Historians have already demonstrated that the Holocaust in Hungary represented a unique chapter in the singular history of the Final Solution of the “Jewish question” in Europe. More than seventy years after the Shoah, the origins and prehistory as well as the implementation and aftermath of the genocide provide ample ground for scholarship. In fact, Hungarian historians began to seriously deal with these questions only after the 1980s. Since then, however, a consistently active and productive debate has been waged about the history and interpretation of the Holocaust in Hungary. With the passage of time, more and more questions have been raised in connection with the memorialization of the Holocaust. This volume includes twelve selected scholarly papers thematically organized under four headings. 1. The newest trends in the study of the Holocaust in Hungary. 2. The anti-Jewish policies of Hungary during the interwar period 3. The Holocaust era in Hungary 4. National and international aspects of Holocaust remembrance. The studies reflect on the anti-Jewish policies of Hungary during the interwar period; analyze the decision-making process that led to the deportations, and the options left open to the Hungarian government; give a detailed presentation of the Holocaust in Transylvania; present the experience of Hungarian Jewish refugees in Austria after the end of the war etc.
The West's CIA-Financed Secret Book Distribution Project Behind the Iron Curtain
A goldmine of previously untapped information on the untold story of the secret book distribution program financed by the CIA to Eastern Europe during the Cold War. The book program, at its height between 1957 and 1970, was one of the least known but most effective methods of penetrating the Iron Curtain, and reached thousands of intellectuals and professionals in the Soviet Bloc. Reisch conducted thorough research on the key personalities involved in the book program, especially the two key figures: S. S. Walker, who initiated the idea of a “mailing project,” and G. C. Minden, who developed the program into one of the most effective political and psychological tools of the Cold War. The book includes excellent chapters on the vagaries of censorship and interception of books by communist authorities based on personal letters and accounts from recipients of Western material. It will stand as a testimony in honor of the handful of imaginative, determined, and hard-working individuals who helped to free half of Europe from attempted mental bondage and planted many of the seeds that sprung to life when communism collapsed and the Soviet bloc disintegrated over twenty years ago.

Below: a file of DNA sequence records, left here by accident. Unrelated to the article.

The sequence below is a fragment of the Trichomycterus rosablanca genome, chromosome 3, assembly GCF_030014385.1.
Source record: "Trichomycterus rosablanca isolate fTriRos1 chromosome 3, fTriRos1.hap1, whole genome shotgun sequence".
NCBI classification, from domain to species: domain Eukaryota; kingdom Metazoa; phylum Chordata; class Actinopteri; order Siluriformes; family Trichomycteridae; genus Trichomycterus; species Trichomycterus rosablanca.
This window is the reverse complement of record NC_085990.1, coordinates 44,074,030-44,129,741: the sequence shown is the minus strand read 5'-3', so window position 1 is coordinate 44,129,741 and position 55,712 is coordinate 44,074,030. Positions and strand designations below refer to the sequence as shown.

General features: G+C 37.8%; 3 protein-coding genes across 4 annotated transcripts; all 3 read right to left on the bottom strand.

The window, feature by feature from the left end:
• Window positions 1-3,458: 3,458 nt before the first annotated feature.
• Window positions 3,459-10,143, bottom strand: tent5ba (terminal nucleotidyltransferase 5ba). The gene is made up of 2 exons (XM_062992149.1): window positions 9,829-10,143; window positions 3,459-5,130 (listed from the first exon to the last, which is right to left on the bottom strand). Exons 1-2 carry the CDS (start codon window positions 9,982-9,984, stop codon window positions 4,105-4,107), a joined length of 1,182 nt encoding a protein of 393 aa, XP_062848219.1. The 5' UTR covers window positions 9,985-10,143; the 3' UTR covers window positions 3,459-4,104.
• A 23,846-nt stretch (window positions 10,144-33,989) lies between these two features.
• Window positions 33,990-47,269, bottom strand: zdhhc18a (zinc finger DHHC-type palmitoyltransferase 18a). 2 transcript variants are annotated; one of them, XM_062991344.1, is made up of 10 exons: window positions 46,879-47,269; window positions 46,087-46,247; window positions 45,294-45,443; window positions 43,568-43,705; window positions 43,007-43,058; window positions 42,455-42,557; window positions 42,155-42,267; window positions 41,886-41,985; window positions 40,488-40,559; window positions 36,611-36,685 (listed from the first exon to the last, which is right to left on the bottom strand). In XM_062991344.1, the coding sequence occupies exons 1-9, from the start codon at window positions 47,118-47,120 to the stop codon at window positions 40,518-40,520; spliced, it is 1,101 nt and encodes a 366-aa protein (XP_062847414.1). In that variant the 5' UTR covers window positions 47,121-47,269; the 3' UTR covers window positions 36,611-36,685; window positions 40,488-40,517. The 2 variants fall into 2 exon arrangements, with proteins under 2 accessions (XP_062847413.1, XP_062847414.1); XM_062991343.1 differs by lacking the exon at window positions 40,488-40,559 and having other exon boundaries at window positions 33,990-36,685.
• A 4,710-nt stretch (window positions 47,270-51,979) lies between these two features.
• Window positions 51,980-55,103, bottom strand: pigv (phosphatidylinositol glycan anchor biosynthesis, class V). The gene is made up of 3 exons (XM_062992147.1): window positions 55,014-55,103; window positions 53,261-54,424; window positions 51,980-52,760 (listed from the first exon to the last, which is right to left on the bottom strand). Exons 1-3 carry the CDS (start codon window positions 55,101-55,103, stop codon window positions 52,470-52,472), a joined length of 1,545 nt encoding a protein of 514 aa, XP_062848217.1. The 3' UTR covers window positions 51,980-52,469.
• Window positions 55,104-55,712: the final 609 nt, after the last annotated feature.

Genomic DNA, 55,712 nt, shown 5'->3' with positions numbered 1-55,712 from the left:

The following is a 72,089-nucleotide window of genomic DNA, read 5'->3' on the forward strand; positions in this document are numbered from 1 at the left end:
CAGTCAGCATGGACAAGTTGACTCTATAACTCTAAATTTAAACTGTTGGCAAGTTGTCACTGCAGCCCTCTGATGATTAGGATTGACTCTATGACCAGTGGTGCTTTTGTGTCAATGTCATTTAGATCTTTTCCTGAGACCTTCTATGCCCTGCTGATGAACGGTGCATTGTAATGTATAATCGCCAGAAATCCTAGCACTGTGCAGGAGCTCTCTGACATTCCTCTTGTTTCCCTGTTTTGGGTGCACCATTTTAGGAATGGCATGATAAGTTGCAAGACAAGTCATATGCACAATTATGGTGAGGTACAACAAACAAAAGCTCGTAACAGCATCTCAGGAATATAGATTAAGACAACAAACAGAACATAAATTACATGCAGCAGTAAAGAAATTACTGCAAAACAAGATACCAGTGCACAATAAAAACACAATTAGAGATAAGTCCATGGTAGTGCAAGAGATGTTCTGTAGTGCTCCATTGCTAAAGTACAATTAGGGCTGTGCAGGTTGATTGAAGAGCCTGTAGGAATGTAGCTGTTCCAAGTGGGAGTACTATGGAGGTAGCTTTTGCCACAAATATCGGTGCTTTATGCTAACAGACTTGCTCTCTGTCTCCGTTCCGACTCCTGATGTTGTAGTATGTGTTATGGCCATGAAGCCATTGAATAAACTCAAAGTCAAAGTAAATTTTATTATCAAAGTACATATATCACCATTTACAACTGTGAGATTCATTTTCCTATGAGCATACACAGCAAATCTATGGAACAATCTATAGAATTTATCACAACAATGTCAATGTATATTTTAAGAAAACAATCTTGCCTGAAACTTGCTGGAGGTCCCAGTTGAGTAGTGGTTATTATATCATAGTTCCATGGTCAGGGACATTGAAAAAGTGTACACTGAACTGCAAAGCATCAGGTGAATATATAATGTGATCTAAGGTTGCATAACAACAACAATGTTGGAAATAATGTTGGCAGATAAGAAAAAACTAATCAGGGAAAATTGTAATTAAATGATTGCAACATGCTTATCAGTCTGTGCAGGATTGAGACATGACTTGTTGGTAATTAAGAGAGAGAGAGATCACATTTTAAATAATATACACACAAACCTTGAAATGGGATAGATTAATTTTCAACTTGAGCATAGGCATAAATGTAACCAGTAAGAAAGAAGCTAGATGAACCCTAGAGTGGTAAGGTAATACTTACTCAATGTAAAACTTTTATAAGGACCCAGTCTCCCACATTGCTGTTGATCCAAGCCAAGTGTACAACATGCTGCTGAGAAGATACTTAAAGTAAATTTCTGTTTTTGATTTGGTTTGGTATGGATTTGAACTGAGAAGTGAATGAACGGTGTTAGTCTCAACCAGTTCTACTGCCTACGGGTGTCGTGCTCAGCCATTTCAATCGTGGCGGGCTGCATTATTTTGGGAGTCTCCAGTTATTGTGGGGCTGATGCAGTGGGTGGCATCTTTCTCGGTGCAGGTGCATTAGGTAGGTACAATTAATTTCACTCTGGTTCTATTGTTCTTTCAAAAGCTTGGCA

The Everyday Lives of Hungarian Jews, 1867–1940
This book documents the physical aspects of the lives of Hungarian Jews in the late 19th and early 20th centuries: the way they looked, the kind of neighborhoods and apartments they lived in, and the places where they worked. The many historical photographs—there is at least one picture per page—and related text offers a virtual cross section of Hungarian society, a diverse group of the poor, the middle-class, and the wealthy. Regardless of whether they lived integrated within the majority society or in separate communities, whether they were assimilated Jews or Hasidim, they were an important and integral part of the nation. We have surprisingly few detailed accounts of their lifestyles—the world knows more about the circumstances of their deaths than about the way they lived. Much like piecing together an ancient sculpture from tiny shards found in an excavation, Koerner tries to reconstruct the many diverse lifestyles using fragmentary information and surviving photos.
This book describes and analyzes the critical period of 1711-1848 within Hungary from novel points of view, including close analyses of the proceedings of Hungarian diets. Contrary to conventional interpretations, the study, stressing the strong continuity of traditionalism in Hungarian thought, society, and politics, argues that Hungarian liberalism did not begin to flower in any substantial way until the 1830s and 1840s.